anticholinergic drugs, dementia, Alzheimer's, cognitive decline, preventing dementia

The prospect of dementia is just as frightening to many people as the possibility of a cancer diagnosis. With the population aging, increasing numbers of Americans will suffer from Alzheimer disease. Millions of us are interested in preventing dementia. This week there is conflicting news on whether and how we might reduce our risk.

Bad News on Preventing Dementia:

A series of meta-analyses looked at randomized studies and found little solid evidence of any interventions that prevent dementia. The authors examined data from drug trials as well as research on supplements and brain games. They also looked at studies of physical activity, such as tai chi.

One author concluded, “there’s no magic bullet.” That said, they did find some evidence that combining cognitive training, physical activity and a healthful diet might slow cognitive decline.

Quality of Studies:

Part of the problem is that too many of the studies on preventing dementia are not of the highest quality. The researchers note of the studies of drugs to delay dementia that they are limited due to “High attrition, short follow-up, inconsistent cognitive outcomes, and possible selective reporting and publication.” The studies of physical and mental training exercises and those of dietary supplements have similar flaws, if not worse.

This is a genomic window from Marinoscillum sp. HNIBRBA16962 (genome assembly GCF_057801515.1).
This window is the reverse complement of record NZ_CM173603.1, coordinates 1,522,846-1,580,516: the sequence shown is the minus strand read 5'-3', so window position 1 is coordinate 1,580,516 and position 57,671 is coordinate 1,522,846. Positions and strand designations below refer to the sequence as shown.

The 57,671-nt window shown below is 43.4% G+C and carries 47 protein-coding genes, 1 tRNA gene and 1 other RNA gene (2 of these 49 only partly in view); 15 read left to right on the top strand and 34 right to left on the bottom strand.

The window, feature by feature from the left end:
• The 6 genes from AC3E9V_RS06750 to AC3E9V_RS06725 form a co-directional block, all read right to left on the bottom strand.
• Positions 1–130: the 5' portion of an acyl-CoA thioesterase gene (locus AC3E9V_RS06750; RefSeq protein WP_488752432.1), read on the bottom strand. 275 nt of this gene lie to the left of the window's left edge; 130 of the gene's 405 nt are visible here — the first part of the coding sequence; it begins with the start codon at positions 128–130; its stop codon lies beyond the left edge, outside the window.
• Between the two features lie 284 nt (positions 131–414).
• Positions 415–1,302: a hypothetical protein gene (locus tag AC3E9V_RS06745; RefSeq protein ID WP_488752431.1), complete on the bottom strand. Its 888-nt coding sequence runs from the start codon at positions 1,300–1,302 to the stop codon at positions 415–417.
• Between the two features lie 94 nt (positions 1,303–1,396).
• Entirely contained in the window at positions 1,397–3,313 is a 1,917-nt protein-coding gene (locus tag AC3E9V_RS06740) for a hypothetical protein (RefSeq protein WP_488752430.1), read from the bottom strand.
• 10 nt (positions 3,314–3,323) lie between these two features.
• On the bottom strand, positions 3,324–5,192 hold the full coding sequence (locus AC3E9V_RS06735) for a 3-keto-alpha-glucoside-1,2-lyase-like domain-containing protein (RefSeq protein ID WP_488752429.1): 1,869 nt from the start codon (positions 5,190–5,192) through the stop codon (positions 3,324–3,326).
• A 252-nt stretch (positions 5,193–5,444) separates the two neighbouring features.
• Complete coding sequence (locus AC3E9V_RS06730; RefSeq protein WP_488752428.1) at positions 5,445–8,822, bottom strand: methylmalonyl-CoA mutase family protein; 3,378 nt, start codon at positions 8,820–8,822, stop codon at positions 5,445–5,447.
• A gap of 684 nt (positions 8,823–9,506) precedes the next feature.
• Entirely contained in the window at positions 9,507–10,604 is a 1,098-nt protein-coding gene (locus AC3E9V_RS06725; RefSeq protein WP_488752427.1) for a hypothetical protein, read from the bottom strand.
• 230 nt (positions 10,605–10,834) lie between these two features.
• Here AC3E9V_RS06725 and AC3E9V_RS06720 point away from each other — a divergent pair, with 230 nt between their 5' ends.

All three reviews were published in the Annals of Internal Medicine, Dec. 19, 2017:

Fink et al, Annals of Internal Medicine, Dec. 19, 2017 (Drugs)

Brasure et al, Annals of Internal Medicine, Dec. 19, 2017 (Exercise)

Butler et al, Annals of Internal Medicine, Dec. 19, 2017 (OTC supplements)

Butler et al, Annals of Internal Medicine, Dec. 19, 2017 (Brain training)

These reviews were requested by the Agency for Healthcare Research and Quality and the National Institute on Aging.

A More Hopeful Outlook on Preventing Dementia:

A different review conducted for The Lancet Commission on Dementia Prevention, Intervention, and Care found that several common-sense health approaches can make a difference in the risk of dementia. Getting a good education in childhood reduces the risk by 8 percent. Not smoking, controlling weight, getting regular exercise, social interaction and blood sugar control all are important as people grow older, even if no one factor stands alone.

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